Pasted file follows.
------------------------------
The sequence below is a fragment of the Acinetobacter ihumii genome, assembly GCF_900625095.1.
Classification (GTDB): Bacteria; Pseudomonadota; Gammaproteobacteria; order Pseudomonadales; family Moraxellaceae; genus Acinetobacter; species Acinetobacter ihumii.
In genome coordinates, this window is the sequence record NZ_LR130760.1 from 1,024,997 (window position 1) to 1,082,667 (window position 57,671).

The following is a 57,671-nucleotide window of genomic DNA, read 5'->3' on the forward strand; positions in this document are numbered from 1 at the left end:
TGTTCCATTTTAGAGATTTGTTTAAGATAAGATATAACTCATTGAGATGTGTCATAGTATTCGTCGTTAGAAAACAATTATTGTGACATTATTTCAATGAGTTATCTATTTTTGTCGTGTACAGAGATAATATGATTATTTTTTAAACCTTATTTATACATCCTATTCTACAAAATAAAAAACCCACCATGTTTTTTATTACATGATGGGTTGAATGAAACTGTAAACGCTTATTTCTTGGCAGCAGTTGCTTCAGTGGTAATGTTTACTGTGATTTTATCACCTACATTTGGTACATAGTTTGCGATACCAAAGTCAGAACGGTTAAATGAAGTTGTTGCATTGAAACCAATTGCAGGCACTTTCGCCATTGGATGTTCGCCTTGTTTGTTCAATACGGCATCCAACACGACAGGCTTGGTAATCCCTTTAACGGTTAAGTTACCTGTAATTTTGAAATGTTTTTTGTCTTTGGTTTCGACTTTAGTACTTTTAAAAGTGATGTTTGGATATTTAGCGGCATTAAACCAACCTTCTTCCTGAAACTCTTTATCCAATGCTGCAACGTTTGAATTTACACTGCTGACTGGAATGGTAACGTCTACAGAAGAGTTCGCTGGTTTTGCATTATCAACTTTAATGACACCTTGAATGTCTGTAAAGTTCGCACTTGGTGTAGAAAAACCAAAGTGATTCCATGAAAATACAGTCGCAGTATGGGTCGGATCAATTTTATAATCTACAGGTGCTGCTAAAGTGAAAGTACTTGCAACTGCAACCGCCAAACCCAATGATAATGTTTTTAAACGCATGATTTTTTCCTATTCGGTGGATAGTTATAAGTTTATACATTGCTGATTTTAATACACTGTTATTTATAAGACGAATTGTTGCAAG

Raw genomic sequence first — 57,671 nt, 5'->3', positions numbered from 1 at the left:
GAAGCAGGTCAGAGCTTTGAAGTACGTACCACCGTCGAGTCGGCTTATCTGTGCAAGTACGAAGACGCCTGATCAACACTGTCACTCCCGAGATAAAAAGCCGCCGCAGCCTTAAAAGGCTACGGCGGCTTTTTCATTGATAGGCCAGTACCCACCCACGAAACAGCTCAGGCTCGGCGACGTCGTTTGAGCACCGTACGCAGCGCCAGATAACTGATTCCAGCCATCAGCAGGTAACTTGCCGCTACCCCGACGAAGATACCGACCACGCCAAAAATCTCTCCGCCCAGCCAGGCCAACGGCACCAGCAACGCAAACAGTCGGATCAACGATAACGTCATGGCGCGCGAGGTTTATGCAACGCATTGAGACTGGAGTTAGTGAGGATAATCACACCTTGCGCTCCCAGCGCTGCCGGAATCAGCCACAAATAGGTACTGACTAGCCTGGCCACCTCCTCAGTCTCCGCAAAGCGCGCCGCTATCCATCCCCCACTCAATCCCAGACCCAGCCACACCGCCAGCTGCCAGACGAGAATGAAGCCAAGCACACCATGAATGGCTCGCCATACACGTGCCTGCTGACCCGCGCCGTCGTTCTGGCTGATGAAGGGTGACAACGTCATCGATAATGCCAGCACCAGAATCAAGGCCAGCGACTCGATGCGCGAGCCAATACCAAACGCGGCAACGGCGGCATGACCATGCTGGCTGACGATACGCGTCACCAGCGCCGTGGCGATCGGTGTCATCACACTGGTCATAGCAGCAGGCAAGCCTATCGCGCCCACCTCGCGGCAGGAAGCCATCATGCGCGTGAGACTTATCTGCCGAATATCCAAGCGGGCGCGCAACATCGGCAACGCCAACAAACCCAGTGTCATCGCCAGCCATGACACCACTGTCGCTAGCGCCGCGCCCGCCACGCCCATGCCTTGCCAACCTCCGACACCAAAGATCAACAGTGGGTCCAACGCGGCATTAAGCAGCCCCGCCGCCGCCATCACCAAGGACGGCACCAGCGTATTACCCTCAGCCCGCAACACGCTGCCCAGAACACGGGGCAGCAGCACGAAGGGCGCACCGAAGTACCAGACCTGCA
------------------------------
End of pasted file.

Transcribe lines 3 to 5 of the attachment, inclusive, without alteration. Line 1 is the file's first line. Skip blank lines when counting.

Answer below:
In genome coordinates, this window is the sequence record NZ_LR130760.1 from 1,024,997 (window position 1) to 1,082,667 (window position 57,671).

The following is a 57,671-nucleotide window of genomic DNA, read 5'->3' on the forward strand; positions in this document are numbered from 1 at the left end:
TGTTCCATTTTAGAGATTTGTTTAAGATAAGATATAACTCATTGAGATGTGTCATAGTATTCGTCGTTAGAAAACAATTATTGTGACATTATTTCAATGAGTTATCTATTTTTGTCGTGTACAGAGATAATATGATTATTTTTTAAACCTTATTTATACATCCTATTCTACAAAATAAAAAACCCACCATGTTTTTTATTACATGATGGGTTGAATGAAACTGTAAACGCTTATTTCTTGGCAGCAGTTGCTTCAGTGGTAATGTTTACTGTGATTTTATCACCTACATTTGGTACATAGTTTGCGATACCAAAGTCAGAACGGTTAAATGAAGTTGTTGCATTGAAACCAATTGCAGGCACTTTCGCCATTGGATGTTCGCCTTGTTTGTTCAATACGGCATCCAACACGACAGGCTTGGTAATCCCTTTAACGGTTAAGTTACCTGTAATTTTGAAATGTTTTTTGTCTTTGGTTTCGACTTTAGTACTTTTAAAAGTGATGTTTGGATATTTAGCGGCATTAAACCAACCTTCTTCCTGAAACTCTTTATCCAATGCTGCAACGTTTGAATTTACACTGCTGACTGGAATGGTAACGTCTACAGAAGAGTTCGCTGGTTTTGCATTATCAACTTTAATGACACCTTGAATGTCTGTAAAGTTCGCACTTGGTGTAGAAAAACCAAAGTGATTCCATGAAAATACAGTCGCAGTATGGGTCGGATCAATTTTATAATCTACAGGTGCTGCTAAAGTGAAAGTACTTGCAACTGCAACCGCCAAACCCAATGATAATGTTTTTAAACGCATGATTTTTTCCTATTCGGTGGATAGTTATAAGTTTATACATTGCTGATTTTAATACACTGTTATTTATAAGACGAATTGTTGCAAG